It seems improbable at this time that
Foraker will precipitate a contest in
Ohio over the selection of delegates
lo the Chicaigo convention. LTi'ortsare
being made now to bring Ilanua and
Foraker together in the selection of
Ohio's national delegates. It Is known
I hat among I lamia's closest friends
there is no disposition to attempt to
relegate I'orakir to the rear if he de
sires lo go to the Chicago convention
s a delegate-at large, provided that
no contest jvhicli might imperil the
integrity of the Republican organiza
tion in the state is made.
I'resident in No l a llonal I iil.ti-
The conference1 between the presi
dent and Senator Foraker lasted only
a shoit tin.e. but the situation was
discussed in its salient features. It is
understood that the president will not
permit himself to be drawn into any
factional trouble, either in Ohio or in
any other state. Foraker understands
I he pri sident's position in this regaid.
The conference was not prolonged be
cause the senator had an engagement
for a committee meeting which he was
obliged to keep, but it is likely that a
further and fuller discussion of the
matter will be had at a later time.
Senate anil IIoue in Itrief.
Washington. Jan. 'Si. The necate
adojited the resolution of inquiry con
cerning affairs in I 'ana ma introduced
by Gorman, and listened to a speech
on the I 'annum question by Dolliver
and another on the subject of recess
apixtintineuts by Tillman. An execu
tive session was held. Adjourned to
The house passed 200 pension bills,
and also resolutions calling for infor
mation as to the mi miter of horses
and carriages maintained at govern
ment exix-nse for officers of the war
and attorney general's departments.
31 1st Martha Brown's Distinction.
Washington. Jan. Si. Mis Martha
C. lirown. who has been nominated as
rettivor of public moneys at Gunni
son, is stat-d to be the second woman,
ever appointed to the office of receiver
of public mohejK. the other case le
ing that of Mis-s Minnie William, who
held that onk-e in I-ander, Wyo.
PEOSECUTION IS CONTRADICTED
Girl Seen Alive on the Street the Day
Alter the State Alleges She
Allentown. Ta.. Jan. 23. The cross
examination of Mrs. Martha Uechtel.
on trial on the charge of being an ac
cessory after the fact to the murder
of her daughter Mabel, was conclud
ed, the prosecution failing to shake her
direct testimony. Martha, the 10-year-old
sister of Mabel, was called to the
stand. Martha is also under indict
ment, charged with being an accessory
after the murder. In beginning her
testimony Miss Ilechiel said her name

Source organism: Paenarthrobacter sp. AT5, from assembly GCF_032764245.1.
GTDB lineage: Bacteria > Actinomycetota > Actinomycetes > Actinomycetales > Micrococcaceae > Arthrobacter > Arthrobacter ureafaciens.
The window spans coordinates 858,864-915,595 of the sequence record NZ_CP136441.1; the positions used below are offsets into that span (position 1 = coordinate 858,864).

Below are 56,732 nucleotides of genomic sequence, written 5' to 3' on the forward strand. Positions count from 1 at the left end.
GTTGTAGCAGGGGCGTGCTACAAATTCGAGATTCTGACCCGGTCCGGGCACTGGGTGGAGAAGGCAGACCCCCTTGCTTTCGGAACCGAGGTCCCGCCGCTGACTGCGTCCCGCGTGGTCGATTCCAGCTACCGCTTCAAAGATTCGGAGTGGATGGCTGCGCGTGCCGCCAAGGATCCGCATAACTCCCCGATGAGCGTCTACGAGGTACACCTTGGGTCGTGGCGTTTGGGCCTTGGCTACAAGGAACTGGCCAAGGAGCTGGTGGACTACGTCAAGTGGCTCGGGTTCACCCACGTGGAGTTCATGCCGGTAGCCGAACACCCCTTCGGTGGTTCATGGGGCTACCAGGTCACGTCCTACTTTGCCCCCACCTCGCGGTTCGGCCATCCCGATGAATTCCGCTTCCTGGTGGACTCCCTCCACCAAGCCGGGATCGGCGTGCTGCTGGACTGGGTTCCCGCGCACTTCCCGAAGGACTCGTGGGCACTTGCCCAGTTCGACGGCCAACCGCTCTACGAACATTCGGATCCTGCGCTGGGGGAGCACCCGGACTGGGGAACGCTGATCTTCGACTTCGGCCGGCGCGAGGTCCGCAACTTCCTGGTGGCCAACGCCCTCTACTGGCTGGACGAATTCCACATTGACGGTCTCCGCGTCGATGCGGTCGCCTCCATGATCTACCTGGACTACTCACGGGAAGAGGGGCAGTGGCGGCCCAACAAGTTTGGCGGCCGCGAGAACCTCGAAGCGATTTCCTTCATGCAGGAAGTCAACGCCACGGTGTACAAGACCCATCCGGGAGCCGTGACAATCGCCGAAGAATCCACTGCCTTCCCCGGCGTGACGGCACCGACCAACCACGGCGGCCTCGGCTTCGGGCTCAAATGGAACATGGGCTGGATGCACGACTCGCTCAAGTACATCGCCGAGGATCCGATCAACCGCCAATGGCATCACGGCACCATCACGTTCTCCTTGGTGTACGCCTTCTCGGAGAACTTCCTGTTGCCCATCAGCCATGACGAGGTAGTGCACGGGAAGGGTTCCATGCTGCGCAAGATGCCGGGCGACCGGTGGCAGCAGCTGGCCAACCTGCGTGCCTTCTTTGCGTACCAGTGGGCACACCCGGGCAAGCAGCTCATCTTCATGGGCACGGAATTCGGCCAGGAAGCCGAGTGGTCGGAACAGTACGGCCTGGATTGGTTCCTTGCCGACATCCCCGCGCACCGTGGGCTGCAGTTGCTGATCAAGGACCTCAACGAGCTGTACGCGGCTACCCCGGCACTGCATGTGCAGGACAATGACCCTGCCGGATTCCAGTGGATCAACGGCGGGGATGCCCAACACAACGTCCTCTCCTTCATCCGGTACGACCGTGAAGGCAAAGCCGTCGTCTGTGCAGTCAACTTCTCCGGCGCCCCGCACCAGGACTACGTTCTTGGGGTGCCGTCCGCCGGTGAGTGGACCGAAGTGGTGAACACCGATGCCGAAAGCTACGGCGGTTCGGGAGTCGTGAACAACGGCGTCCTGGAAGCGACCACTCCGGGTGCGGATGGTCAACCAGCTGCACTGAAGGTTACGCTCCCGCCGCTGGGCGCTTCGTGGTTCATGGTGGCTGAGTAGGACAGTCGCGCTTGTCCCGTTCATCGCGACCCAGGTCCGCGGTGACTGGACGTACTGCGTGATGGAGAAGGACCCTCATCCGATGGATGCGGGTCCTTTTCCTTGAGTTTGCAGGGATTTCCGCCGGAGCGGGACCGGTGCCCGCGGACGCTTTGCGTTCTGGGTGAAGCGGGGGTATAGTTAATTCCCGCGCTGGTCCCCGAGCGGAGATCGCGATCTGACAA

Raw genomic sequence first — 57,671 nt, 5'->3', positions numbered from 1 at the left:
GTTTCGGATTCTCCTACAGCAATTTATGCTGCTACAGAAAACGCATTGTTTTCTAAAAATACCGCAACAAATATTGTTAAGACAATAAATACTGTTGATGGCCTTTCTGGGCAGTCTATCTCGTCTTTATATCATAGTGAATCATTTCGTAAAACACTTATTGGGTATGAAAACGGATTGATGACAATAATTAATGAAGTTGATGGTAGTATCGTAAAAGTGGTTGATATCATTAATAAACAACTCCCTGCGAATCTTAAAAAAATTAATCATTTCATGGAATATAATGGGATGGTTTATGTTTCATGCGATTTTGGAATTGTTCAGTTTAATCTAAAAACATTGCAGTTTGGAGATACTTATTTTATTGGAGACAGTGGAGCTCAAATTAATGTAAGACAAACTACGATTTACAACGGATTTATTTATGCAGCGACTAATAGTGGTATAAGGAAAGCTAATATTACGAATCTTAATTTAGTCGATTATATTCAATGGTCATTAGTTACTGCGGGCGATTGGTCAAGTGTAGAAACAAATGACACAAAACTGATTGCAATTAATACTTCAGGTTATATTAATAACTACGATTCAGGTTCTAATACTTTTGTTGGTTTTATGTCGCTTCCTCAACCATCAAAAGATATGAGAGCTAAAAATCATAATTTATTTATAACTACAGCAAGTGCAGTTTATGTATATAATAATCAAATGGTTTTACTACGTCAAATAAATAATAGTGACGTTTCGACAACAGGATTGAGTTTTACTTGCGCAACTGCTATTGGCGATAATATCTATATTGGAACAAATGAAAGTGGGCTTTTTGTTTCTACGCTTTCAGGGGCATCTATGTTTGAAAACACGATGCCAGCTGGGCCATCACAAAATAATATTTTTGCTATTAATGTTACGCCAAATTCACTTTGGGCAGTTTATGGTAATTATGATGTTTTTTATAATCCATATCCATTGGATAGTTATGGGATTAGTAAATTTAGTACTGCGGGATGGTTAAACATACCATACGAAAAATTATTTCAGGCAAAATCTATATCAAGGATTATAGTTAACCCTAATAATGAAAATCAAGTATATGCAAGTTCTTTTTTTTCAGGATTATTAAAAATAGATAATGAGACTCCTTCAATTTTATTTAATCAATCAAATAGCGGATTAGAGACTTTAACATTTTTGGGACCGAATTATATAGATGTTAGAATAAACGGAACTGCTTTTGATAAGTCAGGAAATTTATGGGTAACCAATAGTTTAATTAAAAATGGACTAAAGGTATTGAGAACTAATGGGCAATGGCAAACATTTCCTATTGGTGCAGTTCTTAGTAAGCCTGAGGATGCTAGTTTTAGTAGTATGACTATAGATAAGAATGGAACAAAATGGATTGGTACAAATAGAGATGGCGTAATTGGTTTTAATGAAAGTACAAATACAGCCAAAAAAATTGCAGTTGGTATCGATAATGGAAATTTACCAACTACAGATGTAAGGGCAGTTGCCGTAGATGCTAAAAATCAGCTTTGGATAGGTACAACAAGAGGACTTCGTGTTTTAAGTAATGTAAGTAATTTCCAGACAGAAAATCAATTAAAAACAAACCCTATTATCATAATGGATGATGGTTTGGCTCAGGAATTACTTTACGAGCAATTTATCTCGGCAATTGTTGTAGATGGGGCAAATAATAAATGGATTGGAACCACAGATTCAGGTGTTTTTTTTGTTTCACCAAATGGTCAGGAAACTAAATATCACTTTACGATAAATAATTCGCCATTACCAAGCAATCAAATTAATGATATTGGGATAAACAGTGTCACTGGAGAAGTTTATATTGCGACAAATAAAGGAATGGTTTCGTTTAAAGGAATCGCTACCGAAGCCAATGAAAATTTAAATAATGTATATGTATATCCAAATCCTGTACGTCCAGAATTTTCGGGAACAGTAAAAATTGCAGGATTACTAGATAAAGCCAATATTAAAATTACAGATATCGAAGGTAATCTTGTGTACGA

was Martha and not Myrtha. as has
been widely published. In the direct
examination the story she told was
substantially the same as that given by
Emphatically Denies Guilt.
"Do you know who killed your sis
ter Mabel?" she was asked. "I do
not." came the answer in an emphatic
"Do you know anything otherwise
than what you have stated here today
relative to Mabel's death?" T do not."
This ended her direct examination. On
cross-examination. Martha admitted
that there was considerable trouble be
tween her mother and Mabel about
Weisenberg. and that Tom and Mattel
did not speak to each other for a year;
even when the two met at the table
for meals not a word passed between
lirotltera Also Iteny.
Joliu and Charles Hechtel. who along
with Martha and the mother are also
charged with being accessories after
the fact to the murder of Mabel, de
nied that they knew anything about
the death of their sister. Mrs. Maggie
Miller, the next-door neighbor to the
I'.echtels, testitied that a rag carpet,
and not an ingrain carpet as the imliee
swore, lay in the Itechtcl's spare room
on the day the body was found.
Eckstein's Testimony Contradicted.
The defense called several persons
who saw and spoke with Mrs. Uech
tel on Monday, Oct. 2(, on which day
they said she appeared, in her usual
demeanor. Fred Abele and J. F. Al
len Nevvhard told of Tom's conduct
when he learned of Mabel's death, lie
appeared very much grieved, and his
grief seemed genuine. To Nevvhard
he stated that he wanted to attend
Mabel'B funeral' very badly, thus con
tradicting Kekstein's testimony, which
was to the effect that Tom said he
could not face it. James T. Kckert
and Amos Meas swore that they saw-
Mabel Uechtel on the street at differ